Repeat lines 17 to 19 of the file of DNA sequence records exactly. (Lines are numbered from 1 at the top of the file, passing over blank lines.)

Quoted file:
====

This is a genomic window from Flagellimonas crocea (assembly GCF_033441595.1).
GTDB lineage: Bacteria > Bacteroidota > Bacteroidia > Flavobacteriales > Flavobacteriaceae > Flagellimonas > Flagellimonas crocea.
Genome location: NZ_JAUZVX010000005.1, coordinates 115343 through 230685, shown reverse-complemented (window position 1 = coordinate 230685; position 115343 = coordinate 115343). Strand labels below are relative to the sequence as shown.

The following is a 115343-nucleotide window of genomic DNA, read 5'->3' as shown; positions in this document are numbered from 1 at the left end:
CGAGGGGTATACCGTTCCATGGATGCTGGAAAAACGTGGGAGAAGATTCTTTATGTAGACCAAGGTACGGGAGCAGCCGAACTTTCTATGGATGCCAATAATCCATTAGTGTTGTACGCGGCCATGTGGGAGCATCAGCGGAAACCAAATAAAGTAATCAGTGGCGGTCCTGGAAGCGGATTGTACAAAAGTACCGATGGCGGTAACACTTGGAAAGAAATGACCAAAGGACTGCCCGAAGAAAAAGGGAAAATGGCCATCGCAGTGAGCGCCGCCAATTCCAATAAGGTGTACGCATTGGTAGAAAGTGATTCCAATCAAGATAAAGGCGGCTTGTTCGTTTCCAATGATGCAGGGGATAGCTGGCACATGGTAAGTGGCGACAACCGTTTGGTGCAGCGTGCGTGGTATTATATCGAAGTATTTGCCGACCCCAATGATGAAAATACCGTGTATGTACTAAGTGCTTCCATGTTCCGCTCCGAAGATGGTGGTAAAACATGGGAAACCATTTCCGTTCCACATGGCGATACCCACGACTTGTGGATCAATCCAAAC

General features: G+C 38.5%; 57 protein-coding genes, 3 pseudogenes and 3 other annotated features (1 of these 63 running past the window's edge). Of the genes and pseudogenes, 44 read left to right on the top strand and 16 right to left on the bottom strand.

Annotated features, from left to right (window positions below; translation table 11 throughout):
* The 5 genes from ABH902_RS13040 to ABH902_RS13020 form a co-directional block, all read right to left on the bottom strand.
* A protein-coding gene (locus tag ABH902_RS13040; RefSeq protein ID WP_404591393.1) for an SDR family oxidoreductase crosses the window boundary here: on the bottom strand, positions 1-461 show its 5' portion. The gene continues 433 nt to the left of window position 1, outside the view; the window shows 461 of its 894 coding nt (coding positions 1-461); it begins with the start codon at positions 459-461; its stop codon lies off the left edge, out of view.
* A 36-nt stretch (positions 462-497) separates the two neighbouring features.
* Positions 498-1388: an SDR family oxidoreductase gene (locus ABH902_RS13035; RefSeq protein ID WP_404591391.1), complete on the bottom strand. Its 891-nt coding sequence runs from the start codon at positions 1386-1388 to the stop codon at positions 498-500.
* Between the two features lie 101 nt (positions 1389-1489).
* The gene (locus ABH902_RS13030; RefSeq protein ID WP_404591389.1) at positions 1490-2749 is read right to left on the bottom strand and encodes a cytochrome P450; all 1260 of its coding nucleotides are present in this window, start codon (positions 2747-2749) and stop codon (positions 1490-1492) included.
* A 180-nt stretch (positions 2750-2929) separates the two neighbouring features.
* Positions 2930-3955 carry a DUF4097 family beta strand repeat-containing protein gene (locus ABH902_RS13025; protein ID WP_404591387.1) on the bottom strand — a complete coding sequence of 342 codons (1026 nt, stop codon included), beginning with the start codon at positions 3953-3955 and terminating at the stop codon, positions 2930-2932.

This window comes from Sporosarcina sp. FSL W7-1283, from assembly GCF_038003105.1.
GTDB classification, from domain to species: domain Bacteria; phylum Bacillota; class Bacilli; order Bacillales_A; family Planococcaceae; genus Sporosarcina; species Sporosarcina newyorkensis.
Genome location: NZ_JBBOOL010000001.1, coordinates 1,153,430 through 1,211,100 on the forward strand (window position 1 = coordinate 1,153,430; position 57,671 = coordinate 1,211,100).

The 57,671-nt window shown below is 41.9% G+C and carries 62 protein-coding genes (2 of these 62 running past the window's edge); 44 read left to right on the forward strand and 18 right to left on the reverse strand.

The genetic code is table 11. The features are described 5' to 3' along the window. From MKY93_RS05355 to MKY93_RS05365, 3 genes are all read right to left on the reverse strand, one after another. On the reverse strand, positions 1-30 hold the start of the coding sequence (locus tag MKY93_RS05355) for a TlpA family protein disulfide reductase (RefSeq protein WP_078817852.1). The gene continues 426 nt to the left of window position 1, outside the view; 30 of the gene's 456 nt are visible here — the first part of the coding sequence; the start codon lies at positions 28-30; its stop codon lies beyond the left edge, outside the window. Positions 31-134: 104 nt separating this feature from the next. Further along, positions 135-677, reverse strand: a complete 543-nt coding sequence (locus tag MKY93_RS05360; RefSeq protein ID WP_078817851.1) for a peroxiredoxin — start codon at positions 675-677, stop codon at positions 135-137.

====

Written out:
GTDB classification, from domain to species: domain Bacteria; phylum Bacillota; class Bacilli; order Bacillales_A; family Planococcaceae; genus Sporosarcina; species Sporosarcina newyorkensis.
Genome location: NZ_JBBOOL010000001.1, coordinates 1,153,430 through 1,211,100 on the forward strand (window position 1 = coordinate 1,153,430; position 57,671 = coordinate 1,211,100).

The 57,671-nt window shown below is 41.9% G+C and carries 62 protein-coding genes (2 of these 62 running past the window's edge); 44 read left to right on the forward strand and 18 right to left on the reverse strand.